yogi columnThere is no “I” in team, but there is an “I” in spoiled. Too often in modern sports we see temperamental, loud-mouthed athletes who have everything anyone could ever want—except a decent personality.

Some people in this world are just faster, stronger and have the stamina of a champion. But at what point is it ok for these ‘super-humans’ to act as if they are more than human? In my opinion, never.

Recently, I had the great misfortune of trying to interview a former Olympian. I set up an interview time and place to fit his schedule but when it came time to meet up he took one look at me and said, “Who do you write for?” I explained that I was with The Signpost. This athlete thought himself so pristine that he wouldn’t even speak another word to me, as if being interviewed by anyone other then The New York Times or People Magazine would tarnish his image.

I can respect the great dedication and work it requires to be able to perform on an international level as an athlete, but that doesn’t mean I have to respect someone so discourteous as a person.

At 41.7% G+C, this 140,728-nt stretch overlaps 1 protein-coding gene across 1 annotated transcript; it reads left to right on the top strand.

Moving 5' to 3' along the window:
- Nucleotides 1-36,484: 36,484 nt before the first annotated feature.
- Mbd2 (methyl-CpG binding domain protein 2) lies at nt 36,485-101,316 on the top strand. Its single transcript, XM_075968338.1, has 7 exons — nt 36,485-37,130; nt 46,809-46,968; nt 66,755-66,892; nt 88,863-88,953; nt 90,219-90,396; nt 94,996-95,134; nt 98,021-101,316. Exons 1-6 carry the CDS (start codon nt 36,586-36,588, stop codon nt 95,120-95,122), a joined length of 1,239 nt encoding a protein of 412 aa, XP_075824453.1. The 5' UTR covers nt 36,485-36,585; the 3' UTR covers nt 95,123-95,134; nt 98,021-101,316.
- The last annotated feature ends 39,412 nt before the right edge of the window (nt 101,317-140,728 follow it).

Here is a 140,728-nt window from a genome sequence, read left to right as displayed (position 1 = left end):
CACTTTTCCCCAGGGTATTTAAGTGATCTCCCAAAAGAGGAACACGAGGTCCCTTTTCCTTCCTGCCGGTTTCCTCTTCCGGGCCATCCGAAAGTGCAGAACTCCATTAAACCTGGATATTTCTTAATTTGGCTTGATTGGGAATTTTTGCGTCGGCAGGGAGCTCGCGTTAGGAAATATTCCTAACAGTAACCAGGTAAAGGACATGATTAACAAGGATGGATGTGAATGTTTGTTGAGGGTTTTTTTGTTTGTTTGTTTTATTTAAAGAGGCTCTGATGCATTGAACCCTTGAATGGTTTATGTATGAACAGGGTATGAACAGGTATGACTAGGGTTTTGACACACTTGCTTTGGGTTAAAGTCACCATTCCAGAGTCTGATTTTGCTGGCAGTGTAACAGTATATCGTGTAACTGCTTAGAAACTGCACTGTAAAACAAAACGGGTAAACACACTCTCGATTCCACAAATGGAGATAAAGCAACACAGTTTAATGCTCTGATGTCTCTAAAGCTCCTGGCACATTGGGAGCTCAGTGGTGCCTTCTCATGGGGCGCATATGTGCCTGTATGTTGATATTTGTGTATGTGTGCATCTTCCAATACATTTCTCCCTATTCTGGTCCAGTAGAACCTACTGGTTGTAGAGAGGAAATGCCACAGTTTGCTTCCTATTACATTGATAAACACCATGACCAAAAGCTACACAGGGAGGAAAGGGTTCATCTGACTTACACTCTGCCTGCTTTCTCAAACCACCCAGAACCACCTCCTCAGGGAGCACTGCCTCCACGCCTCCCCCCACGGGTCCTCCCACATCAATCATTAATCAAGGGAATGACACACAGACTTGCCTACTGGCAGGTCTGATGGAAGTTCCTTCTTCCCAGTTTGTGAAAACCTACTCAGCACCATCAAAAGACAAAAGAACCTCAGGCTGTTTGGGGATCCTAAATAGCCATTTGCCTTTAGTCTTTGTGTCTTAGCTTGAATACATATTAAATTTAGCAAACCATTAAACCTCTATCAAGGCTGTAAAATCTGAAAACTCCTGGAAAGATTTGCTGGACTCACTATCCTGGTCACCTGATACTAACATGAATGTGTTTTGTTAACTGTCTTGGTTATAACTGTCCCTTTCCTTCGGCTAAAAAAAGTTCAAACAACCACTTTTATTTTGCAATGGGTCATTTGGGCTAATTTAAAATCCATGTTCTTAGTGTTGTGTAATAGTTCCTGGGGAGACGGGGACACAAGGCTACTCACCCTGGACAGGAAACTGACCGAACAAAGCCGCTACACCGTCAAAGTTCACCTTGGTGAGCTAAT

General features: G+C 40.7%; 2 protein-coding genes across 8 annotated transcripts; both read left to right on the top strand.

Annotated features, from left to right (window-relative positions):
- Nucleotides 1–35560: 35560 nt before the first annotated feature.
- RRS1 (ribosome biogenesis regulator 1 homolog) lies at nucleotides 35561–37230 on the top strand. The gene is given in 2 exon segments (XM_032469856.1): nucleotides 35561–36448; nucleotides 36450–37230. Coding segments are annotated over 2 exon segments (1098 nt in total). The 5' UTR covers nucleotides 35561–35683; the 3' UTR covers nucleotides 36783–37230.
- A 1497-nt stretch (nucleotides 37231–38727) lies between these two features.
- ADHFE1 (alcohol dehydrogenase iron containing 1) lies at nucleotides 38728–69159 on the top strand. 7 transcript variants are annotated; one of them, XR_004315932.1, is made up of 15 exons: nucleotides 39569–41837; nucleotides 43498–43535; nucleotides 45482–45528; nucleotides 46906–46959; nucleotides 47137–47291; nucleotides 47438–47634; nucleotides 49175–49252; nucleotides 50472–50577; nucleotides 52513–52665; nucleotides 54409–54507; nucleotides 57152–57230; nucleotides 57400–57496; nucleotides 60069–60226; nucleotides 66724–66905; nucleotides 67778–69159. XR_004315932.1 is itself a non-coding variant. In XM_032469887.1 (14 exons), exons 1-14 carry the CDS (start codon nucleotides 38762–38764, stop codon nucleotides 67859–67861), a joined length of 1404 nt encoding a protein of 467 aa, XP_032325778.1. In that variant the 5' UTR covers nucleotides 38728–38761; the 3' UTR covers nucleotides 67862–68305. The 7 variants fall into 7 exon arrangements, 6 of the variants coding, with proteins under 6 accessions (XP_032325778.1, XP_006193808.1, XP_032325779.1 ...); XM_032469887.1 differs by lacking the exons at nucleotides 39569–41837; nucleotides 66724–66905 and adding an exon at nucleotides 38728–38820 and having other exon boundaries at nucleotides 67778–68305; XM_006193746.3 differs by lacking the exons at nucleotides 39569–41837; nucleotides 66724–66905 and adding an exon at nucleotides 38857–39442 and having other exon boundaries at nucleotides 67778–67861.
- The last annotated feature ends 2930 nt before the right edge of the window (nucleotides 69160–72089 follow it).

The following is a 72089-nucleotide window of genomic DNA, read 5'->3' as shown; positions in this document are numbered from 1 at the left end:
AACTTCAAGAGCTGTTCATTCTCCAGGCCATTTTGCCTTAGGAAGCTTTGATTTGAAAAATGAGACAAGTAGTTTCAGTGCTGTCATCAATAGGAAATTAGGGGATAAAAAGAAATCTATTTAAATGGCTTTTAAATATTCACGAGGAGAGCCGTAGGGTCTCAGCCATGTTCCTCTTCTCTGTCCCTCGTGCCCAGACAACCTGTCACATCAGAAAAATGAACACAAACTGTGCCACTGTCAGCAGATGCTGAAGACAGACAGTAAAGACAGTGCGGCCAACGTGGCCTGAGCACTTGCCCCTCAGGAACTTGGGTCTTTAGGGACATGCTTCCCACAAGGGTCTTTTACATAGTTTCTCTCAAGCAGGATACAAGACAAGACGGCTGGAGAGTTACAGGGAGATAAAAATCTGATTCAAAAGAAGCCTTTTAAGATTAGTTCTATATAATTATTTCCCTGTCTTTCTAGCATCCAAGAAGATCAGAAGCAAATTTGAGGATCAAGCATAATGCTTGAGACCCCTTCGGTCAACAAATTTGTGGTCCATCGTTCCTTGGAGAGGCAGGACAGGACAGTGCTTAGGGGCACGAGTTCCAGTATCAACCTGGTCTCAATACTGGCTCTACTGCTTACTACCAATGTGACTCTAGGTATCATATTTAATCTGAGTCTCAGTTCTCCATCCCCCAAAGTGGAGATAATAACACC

Great athletes like Aaron Rodgers or WSU’s own Damian Lillard have one thing in common, they’re down to earth. They love their respected sports and put their hearts into them, but they realize there is more to life than sports and more to the game than their egos. Unfortunately, not all great players feel this way.

The character flaws of athletic egomaniacs can always be traced back to ingratitude. To me, an athlete is only as big as their fans let them be. We are the ones who can make or break an athlete’s career. We buy their merchandise, we post about them on social media and by doing this, we often end up supporting their poor behavior. If a parent spoils a child, that child will grow up rotten and entitled. If we pander to the egos of rude, selfish athletes, aren’t we doing the same thing?

We the fans are letting these players throw their fits. If a child sprawls on the floor and starts screaming because they want a treat, good parenting demands discipline by taking them to the car. Why is it that when a player throws a fit about wanting to be the highest paid quarterback in the league they are not disciplined as well?

They’ll go to another team you might say, but that wouldn’t happen if no one would hire a crybaby. Maybe the reason you can’t play without that person is because you’ve relied on them too much and you’ve let the rest of your team get rusty. I’ll take a team with solid fundamentals, good follow through and a group oriented dynamic over a star player any day.

Next time you want to stick up for your favorite player, take a look at yourself and say,”Is this what’s best for the team?” You’ll be surprised what calling out a cheater or benching a diva will do for them in the long run.

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